Jan 8 04:11 PM | Likes Like |Link to Comment
  • 5 More Value Stocks For 2013 [View article]
    I don’t know the author and I agree that it’s unlikely that a few of us can swing the price of a blue-chip but wow, that was rude.
    Jan 8 12:59 PM | Likes Like |Link to Comment
  • Avoid Paying Taxes The Warren Buffett Way [View article]
    It’s rational for Mr. Buffett to seek to optimise his investment returns by avoiding taxes legally where he can while advocating a higher tax rate for the good of his country.

    He is not saying that he alone should be allowed to take advantage of lower rates and everyone else should pay higher rates. He is saying that everyone should pay higher rates and nobody should be able to get away with the sort of avoidance he confesses to.
    Jan 8 12:31 PM | 2 Likes Like |Link to Comment
  • Why Google Won [View article]
    Surprising how nobody seems to consider that Google might simply have won on virtue of being innocent – that they were accused of being monopolistic, and they were found not to be. Everything is apparently either for geopolitical reasons, or because of lobbying.
    Jan 4 12:27 PM | 2 Likes Like |Link to Comment
  • Has Paul Krugman Gone Too Far This Time? [View article]
    Ah yes, your piddling little business qualifies makes you know better than an academic economist on a point of theory, does it? That’s a bit like a garage mechanic disputing the Nobel in physics, or your neighbourhood drugstore pharmacist mouthing off about the Nobel in medicine.

    The Nobel Memorial Prize in Economics is not even awarded by the same committee as the one in Peace.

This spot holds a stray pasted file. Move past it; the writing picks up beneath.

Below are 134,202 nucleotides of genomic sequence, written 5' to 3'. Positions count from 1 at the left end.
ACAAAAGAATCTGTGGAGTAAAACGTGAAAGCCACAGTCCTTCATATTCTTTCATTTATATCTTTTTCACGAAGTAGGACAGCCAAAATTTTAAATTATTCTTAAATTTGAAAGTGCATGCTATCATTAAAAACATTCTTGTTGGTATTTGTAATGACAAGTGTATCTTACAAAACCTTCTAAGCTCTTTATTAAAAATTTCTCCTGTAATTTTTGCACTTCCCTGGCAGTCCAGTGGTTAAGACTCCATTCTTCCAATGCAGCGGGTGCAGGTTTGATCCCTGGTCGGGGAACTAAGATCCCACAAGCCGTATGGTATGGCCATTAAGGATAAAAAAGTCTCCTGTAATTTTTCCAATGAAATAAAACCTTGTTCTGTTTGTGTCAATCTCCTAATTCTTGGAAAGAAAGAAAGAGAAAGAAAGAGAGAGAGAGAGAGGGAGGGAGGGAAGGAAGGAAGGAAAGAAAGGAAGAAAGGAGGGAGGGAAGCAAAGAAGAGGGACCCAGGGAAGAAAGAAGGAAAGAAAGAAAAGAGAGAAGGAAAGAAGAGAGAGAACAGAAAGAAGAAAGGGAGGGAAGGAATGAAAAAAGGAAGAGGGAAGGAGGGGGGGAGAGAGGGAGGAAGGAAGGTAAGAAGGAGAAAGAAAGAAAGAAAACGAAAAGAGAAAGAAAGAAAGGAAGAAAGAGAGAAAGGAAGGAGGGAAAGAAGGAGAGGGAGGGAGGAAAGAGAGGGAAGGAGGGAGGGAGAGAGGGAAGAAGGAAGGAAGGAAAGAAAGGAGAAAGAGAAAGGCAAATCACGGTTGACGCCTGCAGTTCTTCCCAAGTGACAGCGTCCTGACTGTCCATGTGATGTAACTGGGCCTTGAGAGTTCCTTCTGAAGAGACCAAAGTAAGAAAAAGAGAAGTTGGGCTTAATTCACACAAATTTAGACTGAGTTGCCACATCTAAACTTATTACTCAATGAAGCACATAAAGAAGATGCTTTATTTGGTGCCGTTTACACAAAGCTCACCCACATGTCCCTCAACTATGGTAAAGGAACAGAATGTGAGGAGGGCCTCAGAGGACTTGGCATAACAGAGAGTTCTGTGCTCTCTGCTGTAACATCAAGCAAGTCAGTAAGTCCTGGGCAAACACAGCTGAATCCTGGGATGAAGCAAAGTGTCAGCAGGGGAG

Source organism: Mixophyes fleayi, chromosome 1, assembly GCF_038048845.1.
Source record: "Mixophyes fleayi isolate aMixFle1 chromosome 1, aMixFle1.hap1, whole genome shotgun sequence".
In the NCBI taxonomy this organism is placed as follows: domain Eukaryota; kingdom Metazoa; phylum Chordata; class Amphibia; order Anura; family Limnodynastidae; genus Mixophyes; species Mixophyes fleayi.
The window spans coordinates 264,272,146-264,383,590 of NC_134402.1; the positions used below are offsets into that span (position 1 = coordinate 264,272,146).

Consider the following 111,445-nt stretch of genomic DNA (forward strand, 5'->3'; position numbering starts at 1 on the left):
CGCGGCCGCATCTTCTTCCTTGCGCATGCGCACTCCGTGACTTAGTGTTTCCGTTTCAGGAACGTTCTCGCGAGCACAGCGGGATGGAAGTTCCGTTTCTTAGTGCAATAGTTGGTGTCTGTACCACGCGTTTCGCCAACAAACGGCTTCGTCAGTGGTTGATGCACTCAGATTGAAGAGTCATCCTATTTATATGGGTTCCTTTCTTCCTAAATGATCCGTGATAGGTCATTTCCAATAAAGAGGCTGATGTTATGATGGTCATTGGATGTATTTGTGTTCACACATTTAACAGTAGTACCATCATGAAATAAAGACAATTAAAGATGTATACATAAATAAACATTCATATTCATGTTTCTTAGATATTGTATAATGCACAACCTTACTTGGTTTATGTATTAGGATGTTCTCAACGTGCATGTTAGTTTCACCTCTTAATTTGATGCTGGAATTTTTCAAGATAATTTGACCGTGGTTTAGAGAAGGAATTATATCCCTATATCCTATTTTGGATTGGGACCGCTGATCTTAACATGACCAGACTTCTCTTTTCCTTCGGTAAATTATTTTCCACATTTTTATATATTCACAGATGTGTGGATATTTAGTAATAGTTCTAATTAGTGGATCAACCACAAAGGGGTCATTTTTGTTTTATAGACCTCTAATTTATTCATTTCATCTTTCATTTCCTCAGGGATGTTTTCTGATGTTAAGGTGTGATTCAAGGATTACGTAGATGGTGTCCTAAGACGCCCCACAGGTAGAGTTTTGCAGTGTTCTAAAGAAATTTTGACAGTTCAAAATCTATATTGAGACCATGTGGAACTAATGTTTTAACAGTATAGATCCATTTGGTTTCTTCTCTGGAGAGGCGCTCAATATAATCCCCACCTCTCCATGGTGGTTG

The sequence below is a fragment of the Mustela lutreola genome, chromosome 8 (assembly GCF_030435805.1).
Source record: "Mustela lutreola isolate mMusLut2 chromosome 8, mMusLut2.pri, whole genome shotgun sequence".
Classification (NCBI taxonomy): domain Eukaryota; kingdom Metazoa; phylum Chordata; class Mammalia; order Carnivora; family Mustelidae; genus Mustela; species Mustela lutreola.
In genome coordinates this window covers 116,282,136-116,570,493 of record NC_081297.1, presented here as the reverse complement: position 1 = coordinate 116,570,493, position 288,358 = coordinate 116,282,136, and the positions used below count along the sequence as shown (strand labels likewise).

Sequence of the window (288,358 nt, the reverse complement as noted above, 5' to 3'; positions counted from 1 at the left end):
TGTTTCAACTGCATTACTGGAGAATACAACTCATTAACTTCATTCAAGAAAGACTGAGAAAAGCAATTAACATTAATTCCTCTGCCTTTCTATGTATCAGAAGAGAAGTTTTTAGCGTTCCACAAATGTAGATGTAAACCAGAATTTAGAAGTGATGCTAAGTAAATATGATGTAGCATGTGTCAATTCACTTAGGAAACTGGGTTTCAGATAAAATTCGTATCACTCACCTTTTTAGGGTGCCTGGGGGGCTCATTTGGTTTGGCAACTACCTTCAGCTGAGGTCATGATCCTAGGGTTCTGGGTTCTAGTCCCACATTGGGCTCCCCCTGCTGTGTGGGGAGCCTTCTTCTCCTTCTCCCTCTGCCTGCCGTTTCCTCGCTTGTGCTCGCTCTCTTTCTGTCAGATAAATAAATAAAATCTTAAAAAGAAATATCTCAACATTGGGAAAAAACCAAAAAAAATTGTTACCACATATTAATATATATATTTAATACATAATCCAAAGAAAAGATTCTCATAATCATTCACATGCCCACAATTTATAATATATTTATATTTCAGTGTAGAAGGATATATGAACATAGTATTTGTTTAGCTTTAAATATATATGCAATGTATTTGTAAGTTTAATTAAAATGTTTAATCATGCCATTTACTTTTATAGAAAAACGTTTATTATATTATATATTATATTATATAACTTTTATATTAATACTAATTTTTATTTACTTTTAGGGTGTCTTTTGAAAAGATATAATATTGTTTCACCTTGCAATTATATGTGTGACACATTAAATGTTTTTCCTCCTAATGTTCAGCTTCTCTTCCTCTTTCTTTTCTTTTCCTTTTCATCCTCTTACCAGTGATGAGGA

Nov 14 11:37 AM | Likes Like |Link to Comment
  • China Vs. U.S.: Who Is Leading The Natural Gas Transportation Race? [View article]
    I’m sure an abundance of natural gas and a capable distribution network is an advantage, but don’t you think calling it the number one economic advantage is being a bit generous?

    I would say America’s top sources of economic advantage are its well-trained workforce, its universities, the rule of law, immigration, global military capabilities, and English. Natural gas is good to have, but it’s not the most important economic advantage the U.S. has.
    Nov 9 02:36 PM | Likes Like |Link to Comment
  • "You have to ask what's good for the country," but where some see the Jones Act as essential, others see a drag on U.S. growth. The 1920 law requires that any shipment from one U.S. port to another be carried on U.S.-built ships, owned by U.S. citizens, and operated by a U.S. crew. But it can drive up the cost of coastal and inland shipping, push traffic onto rail and trucks, and create other dislocations. [View news story]
    Laws like the Jones Act maintain the linkage between economic activity and household wealth, which has been weakened so much in recent times.

    A healthy US economy needs a strong middle-class, which in turn requires steady, well-compensated employment.